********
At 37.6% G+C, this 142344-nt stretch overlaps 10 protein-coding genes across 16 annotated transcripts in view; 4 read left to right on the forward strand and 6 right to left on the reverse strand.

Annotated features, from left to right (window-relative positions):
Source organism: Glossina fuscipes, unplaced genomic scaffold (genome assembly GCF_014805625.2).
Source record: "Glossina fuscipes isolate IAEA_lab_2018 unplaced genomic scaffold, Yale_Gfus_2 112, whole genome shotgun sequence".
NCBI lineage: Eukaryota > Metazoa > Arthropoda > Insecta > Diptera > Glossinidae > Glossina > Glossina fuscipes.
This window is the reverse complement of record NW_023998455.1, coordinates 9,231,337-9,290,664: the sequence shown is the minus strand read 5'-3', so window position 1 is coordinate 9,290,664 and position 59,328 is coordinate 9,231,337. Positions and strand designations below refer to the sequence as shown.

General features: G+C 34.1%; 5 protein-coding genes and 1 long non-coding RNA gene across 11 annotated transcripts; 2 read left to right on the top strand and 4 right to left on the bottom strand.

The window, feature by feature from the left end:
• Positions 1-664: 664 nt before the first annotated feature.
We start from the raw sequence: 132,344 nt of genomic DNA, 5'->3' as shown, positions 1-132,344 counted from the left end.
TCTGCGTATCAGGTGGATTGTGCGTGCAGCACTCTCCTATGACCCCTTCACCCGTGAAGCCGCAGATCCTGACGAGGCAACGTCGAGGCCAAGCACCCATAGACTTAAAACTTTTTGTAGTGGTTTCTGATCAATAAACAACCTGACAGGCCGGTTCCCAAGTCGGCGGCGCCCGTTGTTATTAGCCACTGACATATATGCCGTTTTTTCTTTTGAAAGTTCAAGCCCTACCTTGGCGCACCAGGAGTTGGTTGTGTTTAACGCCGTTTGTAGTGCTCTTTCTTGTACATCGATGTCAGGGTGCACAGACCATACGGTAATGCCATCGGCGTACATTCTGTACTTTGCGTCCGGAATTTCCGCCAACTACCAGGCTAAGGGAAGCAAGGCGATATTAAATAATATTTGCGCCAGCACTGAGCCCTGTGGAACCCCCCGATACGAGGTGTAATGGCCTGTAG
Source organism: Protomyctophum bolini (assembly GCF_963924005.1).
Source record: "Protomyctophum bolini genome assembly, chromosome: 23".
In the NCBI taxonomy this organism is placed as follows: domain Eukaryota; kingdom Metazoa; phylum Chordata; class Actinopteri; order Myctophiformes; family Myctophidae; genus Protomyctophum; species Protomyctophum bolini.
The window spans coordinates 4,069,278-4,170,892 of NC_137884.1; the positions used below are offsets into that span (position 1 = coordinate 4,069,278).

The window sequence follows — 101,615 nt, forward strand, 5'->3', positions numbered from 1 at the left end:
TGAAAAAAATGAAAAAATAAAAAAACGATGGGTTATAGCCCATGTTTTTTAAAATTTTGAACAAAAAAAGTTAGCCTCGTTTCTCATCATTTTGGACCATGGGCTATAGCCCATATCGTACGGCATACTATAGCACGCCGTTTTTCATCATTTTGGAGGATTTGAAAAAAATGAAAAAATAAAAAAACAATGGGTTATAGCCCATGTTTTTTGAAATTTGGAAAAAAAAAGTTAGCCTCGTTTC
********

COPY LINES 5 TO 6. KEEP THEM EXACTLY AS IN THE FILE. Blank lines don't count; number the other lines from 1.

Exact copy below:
NCBI lineage: Eukaryota > Metazoa > Arthropoda > Insecta > Diptera > Glossinidae > Glossina > Glossina fuscipes.
This window is the reverse complement of record NW_023998455.1, coordinates 9,231,337-9,290,664: the sequence shown is the minus strand read 5'-3', so window position 1 is coordinate 9,290,664 and position 59,328 is coordinate 9,231,337. Positions and strand designations below refer to the sequence as shown.